How does Delaware child support work?
Parents in Delaware are financially responsible for their children regardless if they are married or not. There is an obligation for all parents to financially support their children. Even if a relationship ends in divorce, parents must financially take care of their children.
Delaware child support is determined by a model known as the Melson Model. Experts claim the Delaware child support model is complicated and having a family lawyer to help with its ins and outs is a good idea. The Melson Model is a variation of the income shares model, which is used by most American states.
How is child support in Delaware calculated?
The income shares model estimates the amount of child support a parent would spend on a child if the parents still lived together. The amount is then divided between the mother and father based on their incomes to determine the amount of Delaware child support that is paid.
Using the Melson Model, there are adjustments made to the final amount of child support paid by the non-custodial parent. The model takes an allocation known as the “self-support allowance” into account before determining how much money a parent has available to pay in child support. There is also a “standard living adjustment” (SOLA) for the child that must be calculated into the amount paid.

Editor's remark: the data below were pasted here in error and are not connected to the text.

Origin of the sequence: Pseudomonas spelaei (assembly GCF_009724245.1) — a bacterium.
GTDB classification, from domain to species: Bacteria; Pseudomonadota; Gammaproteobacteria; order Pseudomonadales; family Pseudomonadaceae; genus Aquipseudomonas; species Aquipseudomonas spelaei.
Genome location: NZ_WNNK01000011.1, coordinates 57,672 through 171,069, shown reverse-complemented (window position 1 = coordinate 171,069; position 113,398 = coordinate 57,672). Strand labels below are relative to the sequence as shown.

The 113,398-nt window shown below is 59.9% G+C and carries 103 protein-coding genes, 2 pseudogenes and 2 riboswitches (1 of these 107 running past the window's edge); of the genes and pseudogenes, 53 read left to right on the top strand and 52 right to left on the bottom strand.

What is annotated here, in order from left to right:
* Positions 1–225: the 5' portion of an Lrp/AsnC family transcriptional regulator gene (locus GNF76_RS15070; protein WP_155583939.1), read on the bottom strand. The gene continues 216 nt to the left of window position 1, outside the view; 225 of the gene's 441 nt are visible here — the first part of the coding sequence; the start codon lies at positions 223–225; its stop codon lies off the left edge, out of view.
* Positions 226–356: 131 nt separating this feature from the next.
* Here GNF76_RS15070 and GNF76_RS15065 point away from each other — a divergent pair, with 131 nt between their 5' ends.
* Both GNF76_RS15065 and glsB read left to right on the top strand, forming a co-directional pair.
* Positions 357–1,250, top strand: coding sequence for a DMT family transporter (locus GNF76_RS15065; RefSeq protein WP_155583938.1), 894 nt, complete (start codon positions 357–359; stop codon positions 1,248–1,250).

SOLA is used after the parent’s needs and the child’s primary needs are met. The adjustment is meant to tailor child support amounts and mimic the standard of living a child would have if the parents hadn’t divorced or separated.
Can courts deviate from Delaware child support guidelines?
Delaware courts hold the right to deviate from the Melson Model and the guidelines set out by the state. This typically only occurs when the amount paid by a non-custodial parent is deemed unfair. Courts will take into consideration the following factors when making a decision on a deviation from child support guidelines:
- whether or not the standard Delaware child support formula is unfair or not in the best interest of the child
- the financial resources available to the child at the time
- the child’s educational needs
- the child’s physical and emotional conditions and needs
- the cost of living
- financial needs of the non-custodial parent
- debts the non-custodial parent incurred and whether they were out of his or her control
- other dependent children of the non-custodial parent
- available financial assistance from a current spouse or domestic partner for each party